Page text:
USC Kaufman dance minor blends dance and martial arts
February 8, 2023
The USC Glorya Kaufman School of Dance offers dance minors with several different tracks. Options include the Dance Minor; the Hip-Hop, Street, and Social Dance Forms Minor; the Dance in Entertainment Minor; and the Choreography for Stage and Screen Minor. These minor programs are open to all students at the university, providing high level training to dancers of varying levels and experience.
USC Kaufman dance minors are scholartists as well, with many of them connecting their dance studies with their other activities and courses. Andre Walker, current dance minor, blends dance with his interests in martial arts, stunt acting and circus performing. He discussed his experience in the program and his interdisciplinary approach to movement.
The dance minor
The dance minor includes both lecture and technique courses, and the requirements vary slightly based on concentration. So far, Walker has taken ballet and jazz technique courses, both with USC Kaufman professor Shannon Grayson. He has also taken a few lecture courses; DANC 333: Origins of Jazz Dance taught by USC Kaufman professor E. Moncell Durden and DANC 342: International and Historical Perspectives on Dance, a GE history course required for all dance minors and BFA students, taught by USC Kaufman professor Alison D’Amato.
“The lecture courses at Kaufman have shown me different ways of thought that I never considered or knew about,” Walker said. “Origins of Jazz Dance was really eye-opening. It was about culture, the human experience, seeing things beyond the surface level and really understanding humans better through the lens of dance.”
Walker described his favorite part of the dance minor as being surrounded by trailblazers at USC Kaufman and the energy that they bring.
“I feel like I’m living a dream,” Walker said. “I’m so grateful to USC Kaufman for all the opportunities and the connections and networks. I’ve met some fascinating people who are at the top of their craft.”
Kyle Beasley, Admission and Student Services Officer, serves as Dance Minor Advisor, helping students create course plans and giving guidance. Providing resources through weekly emails and a Linktree, Beasley works to create a community for all the dance minors. He also heads SCDC, the SC Dance Community, an organization that brings together all the dance clubs at USC.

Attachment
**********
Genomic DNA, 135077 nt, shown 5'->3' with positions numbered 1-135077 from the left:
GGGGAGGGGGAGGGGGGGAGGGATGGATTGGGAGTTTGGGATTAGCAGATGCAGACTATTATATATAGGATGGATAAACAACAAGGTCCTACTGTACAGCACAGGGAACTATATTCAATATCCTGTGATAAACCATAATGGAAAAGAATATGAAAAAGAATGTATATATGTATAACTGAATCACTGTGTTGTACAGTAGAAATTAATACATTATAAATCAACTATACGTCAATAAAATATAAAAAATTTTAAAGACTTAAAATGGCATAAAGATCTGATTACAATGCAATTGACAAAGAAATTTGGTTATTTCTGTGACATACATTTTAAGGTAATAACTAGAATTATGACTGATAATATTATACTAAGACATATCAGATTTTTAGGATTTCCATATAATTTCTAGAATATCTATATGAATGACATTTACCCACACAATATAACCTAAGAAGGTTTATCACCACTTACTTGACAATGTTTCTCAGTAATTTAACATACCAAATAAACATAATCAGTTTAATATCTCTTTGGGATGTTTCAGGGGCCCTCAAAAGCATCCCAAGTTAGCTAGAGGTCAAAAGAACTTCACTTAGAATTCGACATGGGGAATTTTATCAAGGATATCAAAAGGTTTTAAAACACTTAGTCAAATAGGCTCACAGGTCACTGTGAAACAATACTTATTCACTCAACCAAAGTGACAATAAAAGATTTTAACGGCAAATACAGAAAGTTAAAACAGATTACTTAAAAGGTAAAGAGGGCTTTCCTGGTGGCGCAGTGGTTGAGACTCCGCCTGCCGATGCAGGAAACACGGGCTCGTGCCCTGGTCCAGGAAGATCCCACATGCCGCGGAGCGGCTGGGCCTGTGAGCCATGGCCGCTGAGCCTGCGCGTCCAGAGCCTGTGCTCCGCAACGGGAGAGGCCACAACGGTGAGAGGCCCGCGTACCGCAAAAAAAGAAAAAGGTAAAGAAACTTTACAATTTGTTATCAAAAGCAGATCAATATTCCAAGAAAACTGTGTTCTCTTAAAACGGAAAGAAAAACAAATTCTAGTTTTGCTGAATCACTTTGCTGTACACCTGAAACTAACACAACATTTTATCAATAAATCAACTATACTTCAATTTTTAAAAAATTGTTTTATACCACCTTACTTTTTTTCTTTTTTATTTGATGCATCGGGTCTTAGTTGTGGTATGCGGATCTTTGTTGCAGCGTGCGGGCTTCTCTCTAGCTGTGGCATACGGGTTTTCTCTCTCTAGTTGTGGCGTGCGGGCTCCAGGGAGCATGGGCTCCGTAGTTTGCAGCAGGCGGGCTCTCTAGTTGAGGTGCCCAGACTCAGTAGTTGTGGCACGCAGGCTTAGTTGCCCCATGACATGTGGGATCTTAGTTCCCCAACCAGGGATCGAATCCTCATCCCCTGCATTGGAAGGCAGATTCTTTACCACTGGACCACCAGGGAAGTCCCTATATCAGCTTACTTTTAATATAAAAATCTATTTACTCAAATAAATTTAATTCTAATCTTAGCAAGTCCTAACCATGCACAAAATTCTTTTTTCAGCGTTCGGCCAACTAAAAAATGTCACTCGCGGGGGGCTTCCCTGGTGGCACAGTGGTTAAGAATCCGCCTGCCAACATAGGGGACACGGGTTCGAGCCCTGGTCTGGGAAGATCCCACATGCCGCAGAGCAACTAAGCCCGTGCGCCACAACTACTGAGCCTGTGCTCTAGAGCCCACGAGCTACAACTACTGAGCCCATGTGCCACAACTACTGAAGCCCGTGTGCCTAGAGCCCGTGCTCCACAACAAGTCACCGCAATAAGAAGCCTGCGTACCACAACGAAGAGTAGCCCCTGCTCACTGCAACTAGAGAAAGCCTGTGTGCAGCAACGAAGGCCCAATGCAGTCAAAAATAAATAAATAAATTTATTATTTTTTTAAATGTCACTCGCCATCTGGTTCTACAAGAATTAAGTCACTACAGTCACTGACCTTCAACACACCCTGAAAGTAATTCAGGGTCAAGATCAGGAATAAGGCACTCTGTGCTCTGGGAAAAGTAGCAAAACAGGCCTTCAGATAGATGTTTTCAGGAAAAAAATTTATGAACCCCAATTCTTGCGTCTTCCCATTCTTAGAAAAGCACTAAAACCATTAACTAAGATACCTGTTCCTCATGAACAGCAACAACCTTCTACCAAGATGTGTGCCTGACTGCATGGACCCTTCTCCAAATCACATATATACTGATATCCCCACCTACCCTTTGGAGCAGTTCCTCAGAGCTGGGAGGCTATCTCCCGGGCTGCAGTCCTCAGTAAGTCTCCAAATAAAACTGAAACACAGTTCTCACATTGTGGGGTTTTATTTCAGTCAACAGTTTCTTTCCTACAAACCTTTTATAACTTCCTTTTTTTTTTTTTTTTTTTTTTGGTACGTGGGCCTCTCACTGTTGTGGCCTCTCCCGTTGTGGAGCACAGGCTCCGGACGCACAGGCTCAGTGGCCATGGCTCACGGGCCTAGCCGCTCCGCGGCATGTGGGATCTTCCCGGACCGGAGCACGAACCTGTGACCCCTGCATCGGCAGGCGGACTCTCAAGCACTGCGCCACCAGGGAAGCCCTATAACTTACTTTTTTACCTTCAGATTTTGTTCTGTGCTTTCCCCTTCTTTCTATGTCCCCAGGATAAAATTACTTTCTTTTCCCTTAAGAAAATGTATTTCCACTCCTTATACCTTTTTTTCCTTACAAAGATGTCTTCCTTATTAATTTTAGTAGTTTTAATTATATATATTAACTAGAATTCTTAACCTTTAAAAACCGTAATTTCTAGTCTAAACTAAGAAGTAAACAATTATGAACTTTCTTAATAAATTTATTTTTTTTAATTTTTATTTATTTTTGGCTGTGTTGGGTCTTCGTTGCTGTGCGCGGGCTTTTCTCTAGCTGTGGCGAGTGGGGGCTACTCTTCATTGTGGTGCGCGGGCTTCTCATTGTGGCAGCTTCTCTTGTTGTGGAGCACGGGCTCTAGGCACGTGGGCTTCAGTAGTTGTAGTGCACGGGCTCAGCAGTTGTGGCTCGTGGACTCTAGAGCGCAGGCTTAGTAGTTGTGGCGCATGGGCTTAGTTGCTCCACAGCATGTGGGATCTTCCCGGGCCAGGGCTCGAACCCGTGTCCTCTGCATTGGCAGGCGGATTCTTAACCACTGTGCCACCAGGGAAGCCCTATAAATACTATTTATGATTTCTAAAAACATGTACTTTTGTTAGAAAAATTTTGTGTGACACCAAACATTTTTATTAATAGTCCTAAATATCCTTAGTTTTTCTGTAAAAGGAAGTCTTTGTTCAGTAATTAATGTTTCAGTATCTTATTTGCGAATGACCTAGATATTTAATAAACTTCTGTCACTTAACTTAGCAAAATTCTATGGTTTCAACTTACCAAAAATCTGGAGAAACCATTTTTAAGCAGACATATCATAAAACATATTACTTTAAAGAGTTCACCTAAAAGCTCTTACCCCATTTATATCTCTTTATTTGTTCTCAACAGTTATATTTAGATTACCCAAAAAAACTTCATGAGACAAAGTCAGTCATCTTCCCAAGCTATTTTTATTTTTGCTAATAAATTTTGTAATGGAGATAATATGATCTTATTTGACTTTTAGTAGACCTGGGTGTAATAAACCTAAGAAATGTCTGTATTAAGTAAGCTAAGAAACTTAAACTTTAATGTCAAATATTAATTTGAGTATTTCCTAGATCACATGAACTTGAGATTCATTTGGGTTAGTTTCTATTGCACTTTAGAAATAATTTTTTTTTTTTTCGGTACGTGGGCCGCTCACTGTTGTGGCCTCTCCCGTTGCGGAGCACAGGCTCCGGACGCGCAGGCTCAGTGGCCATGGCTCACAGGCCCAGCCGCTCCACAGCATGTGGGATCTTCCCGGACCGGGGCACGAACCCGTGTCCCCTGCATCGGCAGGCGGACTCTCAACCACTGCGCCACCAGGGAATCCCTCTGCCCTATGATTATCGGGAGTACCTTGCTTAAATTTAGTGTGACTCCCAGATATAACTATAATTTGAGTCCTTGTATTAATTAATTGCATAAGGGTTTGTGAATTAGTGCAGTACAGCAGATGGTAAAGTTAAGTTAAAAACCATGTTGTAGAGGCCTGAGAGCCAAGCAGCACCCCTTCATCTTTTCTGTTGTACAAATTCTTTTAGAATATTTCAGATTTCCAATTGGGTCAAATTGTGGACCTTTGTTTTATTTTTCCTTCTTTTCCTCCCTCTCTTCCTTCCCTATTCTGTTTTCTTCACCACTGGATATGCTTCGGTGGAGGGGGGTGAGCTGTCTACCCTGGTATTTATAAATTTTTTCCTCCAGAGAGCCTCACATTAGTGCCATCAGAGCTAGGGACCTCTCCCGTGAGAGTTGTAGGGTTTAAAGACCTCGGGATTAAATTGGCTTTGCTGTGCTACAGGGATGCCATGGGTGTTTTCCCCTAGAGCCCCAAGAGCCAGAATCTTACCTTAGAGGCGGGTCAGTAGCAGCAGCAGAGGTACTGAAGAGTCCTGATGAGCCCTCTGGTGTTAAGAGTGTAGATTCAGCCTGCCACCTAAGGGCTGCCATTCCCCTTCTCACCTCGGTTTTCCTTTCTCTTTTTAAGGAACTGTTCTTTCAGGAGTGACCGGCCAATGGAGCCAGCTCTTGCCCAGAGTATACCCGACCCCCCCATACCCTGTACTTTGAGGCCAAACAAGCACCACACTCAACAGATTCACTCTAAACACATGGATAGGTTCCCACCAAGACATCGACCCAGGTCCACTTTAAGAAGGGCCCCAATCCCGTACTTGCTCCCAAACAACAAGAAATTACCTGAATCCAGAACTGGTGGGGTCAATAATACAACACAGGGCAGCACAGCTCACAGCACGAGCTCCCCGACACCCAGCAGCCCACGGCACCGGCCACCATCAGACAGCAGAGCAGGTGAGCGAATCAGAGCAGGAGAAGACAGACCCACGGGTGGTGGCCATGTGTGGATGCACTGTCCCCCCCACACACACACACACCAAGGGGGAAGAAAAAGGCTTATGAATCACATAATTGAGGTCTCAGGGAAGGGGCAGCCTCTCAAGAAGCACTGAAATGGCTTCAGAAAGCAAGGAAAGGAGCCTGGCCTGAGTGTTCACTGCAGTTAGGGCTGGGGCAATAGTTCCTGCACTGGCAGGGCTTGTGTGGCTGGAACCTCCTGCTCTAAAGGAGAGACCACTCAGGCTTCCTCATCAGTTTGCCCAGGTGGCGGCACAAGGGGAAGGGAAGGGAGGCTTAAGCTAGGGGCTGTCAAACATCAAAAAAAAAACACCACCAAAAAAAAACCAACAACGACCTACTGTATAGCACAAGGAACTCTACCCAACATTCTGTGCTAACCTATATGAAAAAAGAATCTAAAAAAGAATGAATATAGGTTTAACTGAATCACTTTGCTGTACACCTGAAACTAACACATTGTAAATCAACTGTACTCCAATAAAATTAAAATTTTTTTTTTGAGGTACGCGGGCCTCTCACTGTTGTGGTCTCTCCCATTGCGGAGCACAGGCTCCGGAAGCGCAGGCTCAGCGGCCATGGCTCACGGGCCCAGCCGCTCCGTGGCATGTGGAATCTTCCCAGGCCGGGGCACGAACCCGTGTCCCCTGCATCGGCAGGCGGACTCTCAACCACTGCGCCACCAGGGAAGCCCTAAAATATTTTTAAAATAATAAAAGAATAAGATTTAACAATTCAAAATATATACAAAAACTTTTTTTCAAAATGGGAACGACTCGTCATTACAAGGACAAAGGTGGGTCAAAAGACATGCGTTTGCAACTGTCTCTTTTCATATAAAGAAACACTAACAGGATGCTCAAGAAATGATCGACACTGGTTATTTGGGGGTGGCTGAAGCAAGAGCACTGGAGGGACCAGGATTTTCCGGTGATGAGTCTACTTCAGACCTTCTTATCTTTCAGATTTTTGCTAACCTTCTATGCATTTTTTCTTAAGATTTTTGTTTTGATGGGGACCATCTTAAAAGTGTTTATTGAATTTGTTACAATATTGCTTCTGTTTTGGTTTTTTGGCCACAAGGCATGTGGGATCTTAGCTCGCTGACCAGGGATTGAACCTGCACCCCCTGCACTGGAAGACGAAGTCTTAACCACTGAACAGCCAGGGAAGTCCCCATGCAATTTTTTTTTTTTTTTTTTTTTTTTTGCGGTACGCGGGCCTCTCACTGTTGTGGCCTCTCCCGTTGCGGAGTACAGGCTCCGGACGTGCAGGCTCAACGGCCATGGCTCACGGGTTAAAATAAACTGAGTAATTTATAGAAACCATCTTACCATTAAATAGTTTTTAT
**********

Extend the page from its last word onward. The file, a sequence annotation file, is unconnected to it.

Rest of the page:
“Kyle is amazing and he really helps ease in the dance minors,” Walker said. “USC Kaufman really goes above and beyond to share its resources with its minors and it’s a wonderful experience.”
The USC community
Break On 2 holds classes and hosts an open salsa night every month. They focus on both performances and social dances, with casual events at latin dance clubs and choreographed performances at events and showcases.
The trojan stunt team specializes in screen fighting and choreography. According to Walker, every semester they teach, choreograph and produce a short film. The team includes stunt actors and a production crew. Last semester they made the film Wasteland, with help from the company Some Dude Productions.
“Our weekly classes teach you everything you need to know; punches, kicks, falls, throws, wrecks, everything,” Walker said. “We put that together, we get a production going, and we make a short film.”
Currently, Walker is founding a Capoeira club to continue training with others and sharing his passion. USC also has many other martial arts clubs, dedicated to different forms.
Walker’s unique style
Walker grew up in Arkansas, and while he didn’t dance formally before coming to USC, he trained extensively in martial and circus arts. USC Kaufman’s dance minor program appealed to Walker’s interest in finding hybridity in his training.
“One reason I wanted to become a dance minor was because I’m also a circus performer. I spin fire nunchucks and fire swords, and when creating my style I wanted to bring something very unique,” Walker said. “I’ve been working on combining forms, like combining ballet with Kung Fu with Capoeira, blending them together to create something that is uniquely my own.”
Walker explained that his dance technique courses complement his martial arts practice well. Martial arts and ballet share similar movements, and fighting and partner dancing share similar energy patterns.
“Simple things, like a ron de jamb in ballet is very similar to your start of your ginga in Capoeira. Also Kung Fu is about making forms and hitting shapes, just like ballet,” Walker said. “Right now I’m working on combining pirouettes with hook-kicks, pirouette then hook-kick over and over to make a pseudo fouette turn.”
Regarding his stunt team, Walker discussed how stunt acting is dance. The scenes are choreographed, and similar to dance, stunt acting involves conveying a message with your body. He explained how a fight scene can depict a character’s emotions, motivations and background through movement.
“There are a lot of parallels between fighting and dance, such as the sense of setting and breaking rhythm in connection with the body. The conversation you have with a dance partner is very similar to the conversation you have when you’re sparring,” Walker said. “You’re exchanging energies.”
By Hannah Doerr